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NLI to Digitize Pre-Republic History of Ireland

Heather Humphreys, Minister for Arts, Heritage and the Gaeltacht, and Dr Sandra Collins, Director of the National Library of Ireland. (Photo: Naoise Culhane)

By Mary Gallagher, Editorial Assistant
April / May 2018

The National Library of Ireland rolled out plans in January for a new digital archive of modern Irish history. The archive, called Towards a Republic, will document the tumultuous series of events between 1918 and 1923, beginning with the Irish Republican Army’s brutal struggle for independence from Britain and ending with the Irish Civil War. It is one product of a €2 million investment in historical preservation by the Irish Department for Culture, Heritage and the Gaeltacht.

Showcasing the written records of such iconic figures of the time as Arthur Griffith and Countess Constance Markievicz, the collection promises to provide newer, closer insights into the time period, including the progress of the Home Rule movement and the inner workings of the early IRA with the preservation of official government documents and military orders. It will also contain the records of lesser-known individuals, who even without historical renown help to paint a vivid, previously-unseen picture of how life was touched by the rebellion. For example, the letters of Annie O’Farrelly, sent to her family while she was imprisoned by the Irish Free State, are expected to provide an interesting personal perspective on the Civil War.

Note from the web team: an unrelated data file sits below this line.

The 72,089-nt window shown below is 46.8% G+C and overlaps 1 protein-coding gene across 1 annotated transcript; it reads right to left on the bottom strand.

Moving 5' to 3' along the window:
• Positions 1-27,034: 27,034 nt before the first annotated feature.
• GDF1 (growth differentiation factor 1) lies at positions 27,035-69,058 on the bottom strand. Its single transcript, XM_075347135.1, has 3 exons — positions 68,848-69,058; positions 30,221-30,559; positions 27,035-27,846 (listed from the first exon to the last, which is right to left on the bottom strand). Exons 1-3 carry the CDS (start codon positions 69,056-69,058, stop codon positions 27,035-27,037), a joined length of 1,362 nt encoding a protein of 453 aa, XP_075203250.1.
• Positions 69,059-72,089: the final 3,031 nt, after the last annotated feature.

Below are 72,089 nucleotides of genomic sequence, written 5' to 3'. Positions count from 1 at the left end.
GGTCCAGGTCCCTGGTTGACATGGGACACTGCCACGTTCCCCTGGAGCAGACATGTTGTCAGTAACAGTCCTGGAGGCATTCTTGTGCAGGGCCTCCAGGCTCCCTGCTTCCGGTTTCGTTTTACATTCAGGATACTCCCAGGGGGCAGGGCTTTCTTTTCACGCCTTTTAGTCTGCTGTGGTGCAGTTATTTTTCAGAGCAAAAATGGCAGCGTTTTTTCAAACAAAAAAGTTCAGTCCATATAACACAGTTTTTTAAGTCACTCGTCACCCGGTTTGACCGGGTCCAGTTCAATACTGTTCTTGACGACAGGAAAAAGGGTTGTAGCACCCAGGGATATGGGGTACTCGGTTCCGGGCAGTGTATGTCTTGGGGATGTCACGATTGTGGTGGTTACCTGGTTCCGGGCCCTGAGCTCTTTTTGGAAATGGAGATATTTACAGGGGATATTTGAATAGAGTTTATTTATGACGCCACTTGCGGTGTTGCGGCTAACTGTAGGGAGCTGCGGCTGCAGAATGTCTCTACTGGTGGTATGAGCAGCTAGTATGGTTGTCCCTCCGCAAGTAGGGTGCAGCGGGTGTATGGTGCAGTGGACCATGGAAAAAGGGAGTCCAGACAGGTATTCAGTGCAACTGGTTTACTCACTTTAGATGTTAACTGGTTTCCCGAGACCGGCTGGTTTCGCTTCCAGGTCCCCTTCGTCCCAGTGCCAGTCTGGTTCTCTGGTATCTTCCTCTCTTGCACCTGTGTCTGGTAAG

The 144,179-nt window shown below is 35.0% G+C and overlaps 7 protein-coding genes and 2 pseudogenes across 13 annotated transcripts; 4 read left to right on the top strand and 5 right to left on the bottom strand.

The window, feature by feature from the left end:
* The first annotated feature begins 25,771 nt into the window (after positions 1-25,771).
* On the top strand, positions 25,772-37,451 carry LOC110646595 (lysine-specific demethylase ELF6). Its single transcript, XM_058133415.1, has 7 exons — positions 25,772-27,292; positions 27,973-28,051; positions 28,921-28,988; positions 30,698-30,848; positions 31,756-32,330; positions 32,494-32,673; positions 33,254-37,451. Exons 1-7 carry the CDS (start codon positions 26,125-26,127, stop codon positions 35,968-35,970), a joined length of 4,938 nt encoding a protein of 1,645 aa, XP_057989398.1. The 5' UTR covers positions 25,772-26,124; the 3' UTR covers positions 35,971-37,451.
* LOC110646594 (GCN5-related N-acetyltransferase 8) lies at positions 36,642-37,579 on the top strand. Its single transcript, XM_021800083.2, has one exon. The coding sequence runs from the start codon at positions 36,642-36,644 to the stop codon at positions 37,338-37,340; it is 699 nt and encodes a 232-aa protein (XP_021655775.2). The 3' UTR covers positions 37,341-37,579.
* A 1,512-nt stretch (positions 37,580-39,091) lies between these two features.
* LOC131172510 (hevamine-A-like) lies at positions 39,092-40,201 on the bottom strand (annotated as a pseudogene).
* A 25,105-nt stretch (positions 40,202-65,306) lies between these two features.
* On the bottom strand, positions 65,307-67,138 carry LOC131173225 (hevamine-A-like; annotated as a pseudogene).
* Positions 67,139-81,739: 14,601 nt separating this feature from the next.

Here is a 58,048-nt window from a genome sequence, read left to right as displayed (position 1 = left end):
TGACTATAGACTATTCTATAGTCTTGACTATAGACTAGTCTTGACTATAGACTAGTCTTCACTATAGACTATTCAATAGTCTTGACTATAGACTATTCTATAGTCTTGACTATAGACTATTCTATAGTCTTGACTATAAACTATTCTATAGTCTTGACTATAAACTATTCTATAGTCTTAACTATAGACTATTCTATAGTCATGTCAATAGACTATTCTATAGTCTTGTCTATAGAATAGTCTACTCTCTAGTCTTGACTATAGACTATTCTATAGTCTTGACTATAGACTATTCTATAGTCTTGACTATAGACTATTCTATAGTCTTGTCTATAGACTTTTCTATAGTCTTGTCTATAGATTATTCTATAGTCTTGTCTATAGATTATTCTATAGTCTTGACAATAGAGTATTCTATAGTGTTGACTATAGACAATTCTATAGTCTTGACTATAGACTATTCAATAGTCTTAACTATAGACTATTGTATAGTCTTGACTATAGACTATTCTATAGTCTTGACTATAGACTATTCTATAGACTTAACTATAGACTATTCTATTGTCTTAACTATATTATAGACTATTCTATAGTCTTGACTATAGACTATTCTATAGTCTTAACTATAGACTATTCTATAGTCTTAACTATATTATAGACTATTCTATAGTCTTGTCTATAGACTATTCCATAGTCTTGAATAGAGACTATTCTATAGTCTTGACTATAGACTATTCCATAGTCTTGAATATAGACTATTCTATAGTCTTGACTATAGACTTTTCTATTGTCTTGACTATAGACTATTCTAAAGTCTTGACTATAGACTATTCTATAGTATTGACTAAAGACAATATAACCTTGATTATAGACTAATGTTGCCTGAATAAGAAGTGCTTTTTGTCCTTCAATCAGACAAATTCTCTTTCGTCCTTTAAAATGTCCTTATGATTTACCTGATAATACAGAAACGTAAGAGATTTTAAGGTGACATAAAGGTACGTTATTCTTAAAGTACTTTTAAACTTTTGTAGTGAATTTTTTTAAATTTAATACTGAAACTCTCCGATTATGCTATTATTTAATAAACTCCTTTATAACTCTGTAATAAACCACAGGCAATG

“The next phase of the commemorations will be challenging for Irish people, and having open access to the archival sources will be hugely important to ground and guide the debate and discussion,” NLI director Sandra Collins said in a statement. “The National Library is the keeper of these national and personal memories of a turbulent time in our history, and we look forward to sharing them with everyone.” ♦


3 Responses to “NLI to Digitize Pre-Republic History of Ireland”

  1. Jack Lane says:

    A Chairde

    Can you tell me if the Irish Bulletin will be included in the digitised programme?


    Jack Lane

  2. Sean Curtain says:

    The Republic of Ireland Act was passed in the Dáil I 1948 and applied to the 5/6 of the Irish nation that had become Independent in early 1922. In 1920, the British government imposed Partition on Ireland after monarchs and governments in London had treated Ireland a single political entity for more than 7 centuries. I’d like very much to know if the current Dáil recognizes the Irish international rugby team that won all its 5 matches in this year’s Six nations contest – resenting ALL of Ireland. As an English-born U.S. citizen, I have always felt that my nationality applies to the Whole Irish Nation and all its parts (an náisiún uuile agus gach roinn de).

  3. Sean Curtain says:

    The above article includes a picture of Heather Humpreys, whose include Minister for the Gaeltach. Tá an cheist seo agam di: Cad tá a á dhéeanamh agat ar son an teanga náisiúnta?

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